INTRODUCTION: We investigated and compared associations of objective estimates of sleep and 24-hour activity rhythms using actigraphy with risk of dementia. METHODS: We included 1322 non-demented participants from the prospective, population-based Rotterdam Study cohort with valid actigraphy data (mean age 66 ± 8 years, 53% women), and followed them for up to 11.2 years to determine incident dementia. RESULTS: During follow-up, 60 individuals developed dementia, of which 49 had Alzheimer's disease (AD). Poor sleep as indicated by longer sleep latency, wake after sleep onset, and time in bed and lower sleep efficiency, as well as an earlier "lights out" time, were associated with increased risk of dementia, especially AD. We found no associations of 24-hour activity rhythms with dementia risk. DISCUSSION: Poor sleep, but not 24-hour activity rhythm disturbance, is associated with increased risk of dementia. Actigraphy-estimated nighttime wakefulness may be further targeted in etiologic or risk prediction studies.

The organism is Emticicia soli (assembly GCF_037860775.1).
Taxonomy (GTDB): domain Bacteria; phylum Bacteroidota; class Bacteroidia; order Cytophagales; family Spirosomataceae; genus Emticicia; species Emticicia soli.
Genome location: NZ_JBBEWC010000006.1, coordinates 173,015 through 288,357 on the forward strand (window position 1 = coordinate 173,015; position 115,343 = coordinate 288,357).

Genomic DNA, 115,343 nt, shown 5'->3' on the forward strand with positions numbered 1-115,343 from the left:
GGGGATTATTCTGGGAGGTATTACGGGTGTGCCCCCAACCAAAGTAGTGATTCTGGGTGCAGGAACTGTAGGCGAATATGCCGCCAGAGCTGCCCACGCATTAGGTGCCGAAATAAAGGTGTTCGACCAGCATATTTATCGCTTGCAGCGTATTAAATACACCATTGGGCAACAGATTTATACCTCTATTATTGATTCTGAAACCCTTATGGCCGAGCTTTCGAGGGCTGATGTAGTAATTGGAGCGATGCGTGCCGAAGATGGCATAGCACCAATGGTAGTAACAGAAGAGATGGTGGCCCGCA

Additional Metadata
Keywords 24-hour activity rhythms, actigraphy, Alzheimer's disease, cohort, dementia, epidemiology, longitudinal, population-based, prospective, rest-activity rhythms, sleep
Persistent URL dx.doi.org/10.1002/alz.12122, hdl.handle.net/1765/128073
Journal Alzheimer's & Dementia
Citation
Lysen, T.S, Luik, A.I, Ikram, M.K, Tiemeier, H.W, & Ikram, M.A. (2020). Actigraphy-estimated sleep and 24-hour activity rhythms and the risk of dementia. Alzheimer's & Dementia. doi:10.1002/alz.12122